Saturday, September 15, 2012

How long could you live without...

a Microwave?

The reason I ask this is because we found this last week that we were about to adjust to living without one if we did not go and get one right off.

I was keeping things warm in the microwave to eat for dinner when sparks were spotted, and the most horrid smell of burnt metal came wafting into the kitchen/dining room.  To keep anyone else from attempting to burn down the house, I unplugged it.  Instantly, I felt a loss.  I really did!  That is bad, right? 

I was unable to keep dinner warm, and juicy.  I had to resort to rewarming on the stove and in the oven, which led to dried out fried rice, which became a salt filled mess, and burnt edges on the sweet potato fries.  I was so looking forward to that dinner.

Within a matter of an hour we had made the decision that first thing the next morning, we would bite the bullet and go buy a new microwave, after all, the one that just "died" had served me/us well for 12 years,so it was just time. 

Yea! Now I can again, boil water, defrost meat, and make popcorn!  We were without a microwave for less than 24 hours, and I felt like my daily life was coming to a halt.

The reason this seems to absurd and comical is that my Grandmother who passed away almost a year ago, was not at all a "slave" to technology.  She did not own a computer, she was given a cell phone for safety, but did not use it, and hardly ever even turned it on.  She did not have a dvd player, or a cd player, she never even had a VCR.  When family and I would discuss e-mail in front of her, she would tune us out.  She even had rotary dial telephones in her house until the day she died.  She was even given a microwave once, which she never used, and gave back to my Uncle when he needed a new one.  All she ever said was that it took up a lot of useless counter space.  My Uncle told me later that the instructions were still inside.  So, she had never even tried it out.  Another funny thing was that a few years ago, she bought a brand new car.  Which of course came equipped with things like Onstar and so many lights and fancy gadgets that she felt she was flying in a space ship.  The first summer she drove it back to NY from Wisconsin, she somehow changed the default language on the dashboard display from English to French, and was unsure how to change it back.  We all laughed and laughed over that one for a long time!  We were even all afraid to call her on the Onstar phone to avoid scaring her, and having to drive off the road into a ditch!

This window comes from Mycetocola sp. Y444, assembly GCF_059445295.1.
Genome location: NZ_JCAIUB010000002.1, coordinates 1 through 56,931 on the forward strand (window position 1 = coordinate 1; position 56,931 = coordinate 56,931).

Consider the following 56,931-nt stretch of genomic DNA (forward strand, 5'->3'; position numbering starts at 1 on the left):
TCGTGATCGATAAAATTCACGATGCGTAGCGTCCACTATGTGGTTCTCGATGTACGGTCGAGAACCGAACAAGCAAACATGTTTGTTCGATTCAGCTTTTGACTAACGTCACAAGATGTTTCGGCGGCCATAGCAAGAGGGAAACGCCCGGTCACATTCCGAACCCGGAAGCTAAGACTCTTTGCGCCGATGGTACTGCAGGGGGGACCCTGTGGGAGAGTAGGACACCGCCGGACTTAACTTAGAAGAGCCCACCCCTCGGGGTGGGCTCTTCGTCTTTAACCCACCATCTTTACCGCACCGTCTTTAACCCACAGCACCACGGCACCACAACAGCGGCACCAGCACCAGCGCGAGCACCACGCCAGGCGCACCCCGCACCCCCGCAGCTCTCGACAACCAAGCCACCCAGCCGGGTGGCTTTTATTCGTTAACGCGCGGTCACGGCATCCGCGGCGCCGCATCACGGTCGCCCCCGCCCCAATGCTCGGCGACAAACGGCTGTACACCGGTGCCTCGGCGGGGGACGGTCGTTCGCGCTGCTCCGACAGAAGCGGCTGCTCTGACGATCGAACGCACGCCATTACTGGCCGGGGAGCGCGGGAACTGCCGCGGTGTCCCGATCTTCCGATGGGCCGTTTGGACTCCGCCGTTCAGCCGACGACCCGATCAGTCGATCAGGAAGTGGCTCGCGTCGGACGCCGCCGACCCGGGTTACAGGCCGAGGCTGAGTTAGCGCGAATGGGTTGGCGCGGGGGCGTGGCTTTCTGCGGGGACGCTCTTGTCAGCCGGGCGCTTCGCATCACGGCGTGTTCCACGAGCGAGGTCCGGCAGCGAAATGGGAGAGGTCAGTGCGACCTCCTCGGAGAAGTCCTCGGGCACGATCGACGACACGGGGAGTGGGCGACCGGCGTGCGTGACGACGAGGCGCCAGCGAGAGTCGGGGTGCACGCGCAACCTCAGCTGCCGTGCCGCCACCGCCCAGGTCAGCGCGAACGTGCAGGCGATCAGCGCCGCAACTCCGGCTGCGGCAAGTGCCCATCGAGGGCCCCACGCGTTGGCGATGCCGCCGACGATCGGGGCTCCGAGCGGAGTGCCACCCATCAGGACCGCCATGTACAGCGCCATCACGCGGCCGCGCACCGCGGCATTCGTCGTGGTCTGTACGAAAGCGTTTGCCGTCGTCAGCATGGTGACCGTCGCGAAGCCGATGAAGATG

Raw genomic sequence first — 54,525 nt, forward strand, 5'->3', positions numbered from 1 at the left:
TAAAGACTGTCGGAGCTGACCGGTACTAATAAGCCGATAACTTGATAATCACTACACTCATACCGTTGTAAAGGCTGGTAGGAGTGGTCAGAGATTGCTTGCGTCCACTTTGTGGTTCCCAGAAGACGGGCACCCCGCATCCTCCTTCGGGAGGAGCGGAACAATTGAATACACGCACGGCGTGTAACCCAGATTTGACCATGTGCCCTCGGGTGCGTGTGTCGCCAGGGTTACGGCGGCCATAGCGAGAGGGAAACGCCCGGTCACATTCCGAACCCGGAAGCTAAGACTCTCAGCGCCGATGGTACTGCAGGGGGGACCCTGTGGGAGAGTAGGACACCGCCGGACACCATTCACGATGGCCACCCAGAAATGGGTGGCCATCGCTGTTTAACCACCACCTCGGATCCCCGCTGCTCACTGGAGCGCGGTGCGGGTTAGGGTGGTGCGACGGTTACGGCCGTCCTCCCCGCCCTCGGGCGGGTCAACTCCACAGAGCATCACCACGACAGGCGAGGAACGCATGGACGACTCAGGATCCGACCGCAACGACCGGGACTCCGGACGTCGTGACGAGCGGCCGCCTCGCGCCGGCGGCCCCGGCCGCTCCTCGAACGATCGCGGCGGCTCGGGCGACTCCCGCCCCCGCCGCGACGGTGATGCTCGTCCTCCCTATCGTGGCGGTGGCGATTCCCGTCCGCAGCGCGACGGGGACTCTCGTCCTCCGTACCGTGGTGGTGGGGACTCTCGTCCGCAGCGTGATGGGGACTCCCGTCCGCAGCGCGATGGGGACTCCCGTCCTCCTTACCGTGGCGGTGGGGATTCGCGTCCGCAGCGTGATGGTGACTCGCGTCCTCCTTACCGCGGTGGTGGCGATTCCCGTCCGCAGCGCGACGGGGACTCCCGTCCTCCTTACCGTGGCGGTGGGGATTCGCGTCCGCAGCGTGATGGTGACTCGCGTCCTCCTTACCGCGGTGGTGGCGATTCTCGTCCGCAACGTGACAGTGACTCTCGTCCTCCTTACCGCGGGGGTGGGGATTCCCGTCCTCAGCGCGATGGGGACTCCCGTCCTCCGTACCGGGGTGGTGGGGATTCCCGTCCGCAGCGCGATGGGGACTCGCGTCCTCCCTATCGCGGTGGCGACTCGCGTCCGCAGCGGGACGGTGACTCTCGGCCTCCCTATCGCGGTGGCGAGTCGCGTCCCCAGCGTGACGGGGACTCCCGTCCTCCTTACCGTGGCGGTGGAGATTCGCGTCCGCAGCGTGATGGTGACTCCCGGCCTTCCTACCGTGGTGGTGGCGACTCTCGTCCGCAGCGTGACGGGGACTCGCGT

She never had the things that we all cannot seem to live without, and she had an amazing and full life.  I am sure that we can all learn from that!

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